Leads also poured in to the Burleigh County Sheriff’s Office. Ultimately, they were all dismissed.

Burleigh County Sheriff Bob Harvey said in a 1981 Bismarck Tribune article that the leading theory was that the two young men got out of the vehicle and attempted to make a fire to stay warm. From there, they could have succumbed to the icy elements that define winter in North Dakota.

Less than one month later, Harvey theorized that the two young men likely didn’t make it out alive.

“We have to draw the assumption they’re in there (the Desert someplace,” Burleigh County Sheriff Bob Harvey said in a 1981 Bismarck Tribune story. “And if they are in the area they are no longer alive.”

By November, Harvey gave up hope altogether.

“We’re going on the assumption that they’re dead. It just doesn’t seem very logical that two guys just up, walk away and disappear,” Harvey said in a Bismarck Tribune article.

Jewell and Falconer were both considered legally dead five months after their vehicle was discovered.


Still, the department kept the case open to new discoveries.

A break in the case

More than ten years later, they found answers — at least for family members of one of the young men.

In December of 1993, a hunter stumbled upon skeletal remains in the same area where the two men’s vehicle was discovered. The story made headlines in local newspapers, yet Harvey was hesitant to make any connection between the remains and the case of Falconer and Jewell until a forensic analysis was complete.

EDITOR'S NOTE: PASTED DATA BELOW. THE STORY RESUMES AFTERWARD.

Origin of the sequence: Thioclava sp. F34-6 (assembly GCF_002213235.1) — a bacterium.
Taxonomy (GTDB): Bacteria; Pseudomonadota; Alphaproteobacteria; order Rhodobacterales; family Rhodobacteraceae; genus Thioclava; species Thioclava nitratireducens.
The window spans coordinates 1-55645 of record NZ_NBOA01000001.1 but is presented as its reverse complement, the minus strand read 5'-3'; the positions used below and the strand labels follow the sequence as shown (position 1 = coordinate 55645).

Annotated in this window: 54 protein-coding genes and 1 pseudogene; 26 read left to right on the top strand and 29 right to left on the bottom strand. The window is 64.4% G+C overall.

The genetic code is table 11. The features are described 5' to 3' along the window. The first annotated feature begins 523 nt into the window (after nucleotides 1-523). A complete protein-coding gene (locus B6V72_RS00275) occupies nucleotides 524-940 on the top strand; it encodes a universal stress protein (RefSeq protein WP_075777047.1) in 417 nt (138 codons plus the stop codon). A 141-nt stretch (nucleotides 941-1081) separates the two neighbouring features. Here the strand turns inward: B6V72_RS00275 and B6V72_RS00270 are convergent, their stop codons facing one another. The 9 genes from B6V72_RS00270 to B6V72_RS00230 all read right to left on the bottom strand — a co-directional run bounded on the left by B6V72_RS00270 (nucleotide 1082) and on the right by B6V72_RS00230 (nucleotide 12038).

Timothy Jewell Found 1993
The remains of Timothy Jewell, who went missing with Bruce Falconer from Bismarck in 1981, were discovered in 1993 by a local hunter. The remains belonging to Bruce Falconer have never been discovered. Falconer remains a missing person.
Image courtesy of Original image from a 1993 edition of The Bismarck Tribune.

By April, forensic analysis confirmed that the remains belonged to Jewell. There were no signs of injury. It was believed he died of natural causes.

At the time Jewell’s remains were discovered, his family had already held a memorial service. Yet, the 1993 discovery allowed the family to hold a graveside service, which they did weeks after the discovery.

“Tim has been in our hearts and prayers since the date of his disappearance and will continue to be missed by all who knew him,” Jewell’s obituary stated.

After the confirmed discovery, the sheriff’s department made continued efforts to find the remains of Bruce Falconer. To this day, his remains have not been discovered.

If you have any information related to the disappearance of Bruce Falconer, lease contact the Burleigh County Sheriff’s Office at 701-222-6651.


Trisha Taurinskas is an enterprise crime reporter for Forum Communications Co., specializing in stories related to missing persons, unsolved crime and general intrigue. Her work is primarily featured on The Vault.

Trisha is also the host of The Vault podcast.

Trisha began her journalism career at Wisconsin Public Radio. She transitioned to print journalism in 2008, and has since covered local and national issues related to crime, politics, education and the environment.

Trisha can be reached at